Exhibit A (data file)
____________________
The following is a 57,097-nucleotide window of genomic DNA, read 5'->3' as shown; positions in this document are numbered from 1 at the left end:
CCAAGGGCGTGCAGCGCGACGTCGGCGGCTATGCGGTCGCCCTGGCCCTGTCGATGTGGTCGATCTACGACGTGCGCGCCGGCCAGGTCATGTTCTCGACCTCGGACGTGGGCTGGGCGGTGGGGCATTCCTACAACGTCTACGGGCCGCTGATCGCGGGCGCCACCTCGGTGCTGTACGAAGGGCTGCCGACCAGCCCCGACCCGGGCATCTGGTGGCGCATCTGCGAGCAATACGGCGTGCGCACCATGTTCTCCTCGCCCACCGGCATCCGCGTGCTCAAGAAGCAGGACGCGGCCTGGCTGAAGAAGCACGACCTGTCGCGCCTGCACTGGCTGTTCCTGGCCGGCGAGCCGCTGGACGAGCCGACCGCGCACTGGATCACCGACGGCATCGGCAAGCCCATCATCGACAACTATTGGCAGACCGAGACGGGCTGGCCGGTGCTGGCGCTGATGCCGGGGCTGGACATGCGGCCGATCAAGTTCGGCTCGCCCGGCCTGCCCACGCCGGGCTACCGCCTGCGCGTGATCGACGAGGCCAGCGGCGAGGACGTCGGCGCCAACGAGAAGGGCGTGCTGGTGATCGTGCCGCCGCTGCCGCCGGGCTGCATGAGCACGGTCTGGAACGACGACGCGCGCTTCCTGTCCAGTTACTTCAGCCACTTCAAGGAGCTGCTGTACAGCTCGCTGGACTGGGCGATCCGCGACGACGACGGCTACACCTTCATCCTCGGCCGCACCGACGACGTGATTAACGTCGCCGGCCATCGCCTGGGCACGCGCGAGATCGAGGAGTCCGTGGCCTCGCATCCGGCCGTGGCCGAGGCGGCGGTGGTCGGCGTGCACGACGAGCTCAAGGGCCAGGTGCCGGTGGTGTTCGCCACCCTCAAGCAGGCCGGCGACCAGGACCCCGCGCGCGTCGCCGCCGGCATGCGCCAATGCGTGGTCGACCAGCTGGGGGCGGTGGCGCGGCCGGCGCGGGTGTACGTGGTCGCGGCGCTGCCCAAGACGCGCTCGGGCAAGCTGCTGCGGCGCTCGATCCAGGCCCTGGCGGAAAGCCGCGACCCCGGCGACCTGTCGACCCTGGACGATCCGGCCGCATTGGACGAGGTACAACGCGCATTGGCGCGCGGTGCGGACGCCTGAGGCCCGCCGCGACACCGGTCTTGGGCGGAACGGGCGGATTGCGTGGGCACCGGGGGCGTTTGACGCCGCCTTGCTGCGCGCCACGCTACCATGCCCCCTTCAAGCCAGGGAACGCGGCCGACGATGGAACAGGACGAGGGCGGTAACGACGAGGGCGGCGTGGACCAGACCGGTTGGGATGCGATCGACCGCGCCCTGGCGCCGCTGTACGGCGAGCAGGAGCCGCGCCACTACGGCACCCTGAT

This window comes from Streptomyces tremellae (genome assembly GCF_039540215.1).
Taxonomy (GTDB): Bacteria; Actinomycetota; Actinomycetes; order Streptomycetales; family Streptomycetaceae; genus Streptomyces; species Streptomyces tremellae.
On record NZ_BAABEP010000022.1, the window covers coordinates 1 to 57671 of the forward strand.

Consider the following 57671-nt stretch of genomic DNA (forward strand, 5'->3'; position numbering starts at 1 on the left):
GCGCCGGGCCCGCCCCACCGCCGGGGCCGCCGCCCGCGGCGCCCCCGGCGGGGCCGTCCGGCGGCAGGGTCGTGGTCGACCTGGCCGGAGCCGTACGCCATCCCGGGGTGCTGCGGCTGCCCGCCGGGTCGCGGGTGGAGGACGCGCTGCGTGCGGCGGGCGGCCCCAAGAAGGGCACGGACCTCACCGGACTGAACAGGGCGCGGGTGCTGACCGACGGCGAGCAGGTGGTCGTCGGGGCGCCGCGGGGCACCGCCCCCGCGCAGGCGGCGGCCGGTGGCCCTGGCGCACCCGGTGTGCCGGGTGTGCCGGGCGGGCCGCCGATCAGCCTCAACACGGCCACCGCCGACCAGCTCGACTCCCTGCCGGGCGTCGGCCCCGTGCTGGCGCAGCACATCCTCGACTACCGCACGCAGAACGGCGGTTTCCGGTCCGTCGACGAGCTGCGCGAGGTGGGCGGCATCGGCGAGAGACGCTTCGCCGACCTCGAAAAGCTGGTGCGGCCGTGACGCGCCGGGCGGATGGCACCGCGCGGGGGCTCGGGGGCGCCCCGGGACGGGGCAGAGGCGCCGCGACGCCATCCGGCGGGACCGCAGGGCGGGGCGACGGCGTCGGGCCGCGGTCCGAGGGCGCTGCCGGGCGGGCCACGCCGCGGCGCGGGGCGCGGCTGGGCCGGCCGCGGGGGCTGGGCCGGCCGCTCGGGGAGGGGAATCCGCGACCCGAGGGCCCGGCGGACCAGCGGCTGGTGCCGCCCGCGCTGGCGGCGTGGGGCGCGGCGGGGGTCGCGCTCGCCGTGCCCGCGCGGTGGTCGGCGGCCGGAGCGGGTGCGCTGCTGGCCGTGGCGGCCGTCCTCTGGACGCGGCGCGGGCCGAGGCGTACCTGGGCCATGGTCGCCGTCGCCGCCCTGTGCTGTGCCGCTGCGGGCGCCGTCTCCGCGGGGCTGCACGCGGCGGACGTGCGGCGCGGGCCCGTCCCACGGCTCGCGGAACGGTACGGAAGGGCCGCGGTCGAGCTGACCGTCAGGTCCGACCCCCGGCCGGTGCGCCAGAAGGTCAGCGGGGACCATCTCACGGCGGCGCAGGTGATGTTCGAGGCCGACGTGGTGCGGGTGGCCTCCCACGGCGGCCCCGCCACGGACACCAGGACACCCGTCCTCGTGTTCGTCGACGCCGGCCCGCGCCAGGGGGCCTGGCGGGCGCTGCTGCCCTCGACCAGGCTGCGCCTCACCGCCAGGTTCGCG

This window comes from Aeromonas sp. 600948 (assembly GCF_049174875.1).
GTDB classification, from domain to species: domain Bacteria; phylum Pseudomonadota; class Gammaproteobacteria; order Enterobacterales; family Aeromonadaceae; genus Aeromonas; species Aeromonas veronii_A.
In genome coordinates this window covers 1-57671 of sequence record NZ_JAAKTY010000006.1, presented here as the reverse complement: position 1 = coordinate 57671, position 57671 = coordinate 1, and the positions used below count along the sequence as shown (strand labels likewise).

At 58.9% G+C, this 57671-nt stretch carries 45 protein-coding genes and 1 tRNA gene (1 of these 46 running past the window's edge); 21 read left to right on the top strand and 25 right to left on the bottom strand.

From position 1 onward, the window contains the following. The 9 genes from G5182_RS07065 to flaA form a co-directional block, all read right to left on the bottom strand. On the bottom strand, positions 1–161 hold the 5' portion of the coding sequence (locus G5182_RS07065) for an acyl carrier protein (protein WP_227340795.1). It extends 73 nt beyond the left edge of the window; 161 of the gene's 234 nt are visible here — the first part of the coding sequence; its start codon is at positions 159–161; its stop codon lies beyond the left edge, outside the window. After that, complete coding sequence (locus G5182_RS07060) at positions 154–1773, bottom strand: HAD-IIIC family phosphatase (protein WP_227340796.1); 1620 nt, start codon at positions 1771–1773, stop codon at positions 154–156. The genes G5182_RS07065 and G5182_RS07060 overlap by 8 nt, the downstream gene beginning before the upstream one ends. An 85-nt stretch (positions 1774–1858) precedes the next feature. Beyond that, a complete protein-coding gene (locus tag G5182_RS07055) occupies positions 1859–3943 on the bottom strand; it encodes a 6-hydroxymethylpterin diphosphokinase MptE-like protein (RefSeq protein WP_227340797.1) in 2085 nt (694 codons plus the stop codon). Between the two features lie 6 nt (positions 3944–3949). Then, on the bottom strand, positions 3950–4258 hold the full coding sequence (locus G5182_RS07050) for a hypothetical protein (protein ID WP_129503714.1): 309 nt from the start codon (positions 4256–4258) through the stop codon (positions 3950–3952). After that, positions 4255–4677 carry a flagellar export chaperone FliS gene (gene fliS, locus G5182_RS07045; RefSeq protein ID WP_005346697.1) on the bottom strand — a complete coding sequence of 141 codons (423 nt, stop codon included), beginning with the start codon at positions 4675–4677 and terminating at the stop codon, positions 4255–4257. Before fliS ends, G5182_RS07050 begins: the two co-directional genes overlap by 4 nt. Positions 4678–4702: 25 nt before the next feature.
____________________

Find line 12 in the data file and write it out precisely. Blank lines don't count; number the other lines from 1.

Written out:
From position 1 onward, the window contains the following. The 9 genes from G5182_RS07065 to flaA form a co-directional block, all read right to left on the bottom strand. On the bottom strand, positions 1–161 hold the 5' portion of the coding sequence (locus G5182_RS07065) for an acyl carrier protein (protein WP_227340795.1). It extends 73 nt beyond the left edge of the window; 161 of the gene's 234 nt are visible here — the first part of the coding sequence; its start codon is at positions 159–161; its stop codon lies beyond the left edge, outside the window. After that, complete coding sequence (locus G5182_RS07060) at positions 154–1773, bottom strand: HAD-IIIC family phosphatase (protein WP_227340796.1); 1620 nt, start codon at positions 1771–1773, stop codon at positions 154–156. The genes G5182_RS07065 and G5182_RS07060 overlap by 8 nt, the downstream gene beginning before the upstream one ends. An 85-nt stretch (positions 1774–1858) precedes the next feature. Beyond that, a complete protein-coding gene (locus tag G5182_RS07055) occupies positions 1859–3943 on the bottom strand; it encodes a 6-hydroxymethylpterin diphosphokinase MptE-like protein (RefSeq protein WP_227340797.1) in 2085 nt (694 codons plus the stop codon). Between the two features lie 6 nt (positions 3944–3949). Then, on the bottom strand, positions 3950–4258 hold the full coding sequence (locus G5182_RS07050) for a hypothetical protein (protein ID WP_129503714.1): 309 nt from the start codon (positions 4256–4258) through the stop codon (positions 3950–3952). After that, positions 4255–4677 carry a flagellar export chaperone FliS gene (gene fliS, locus G5182_RS07045; RefSeq protein ID WP_005346697.1) on the bottom strand — a complete coding sequence of 141 codons (423 nt, stop codon included), beginning with the start codon at positions 4675–4677 and terminating at the stop codon, positions 4255–4257. Before fliS ends, G5182_RS07050 begins: the two co-directional genes overlap by 4 nt. Positions 4678–4702: 25 nt before the next feature.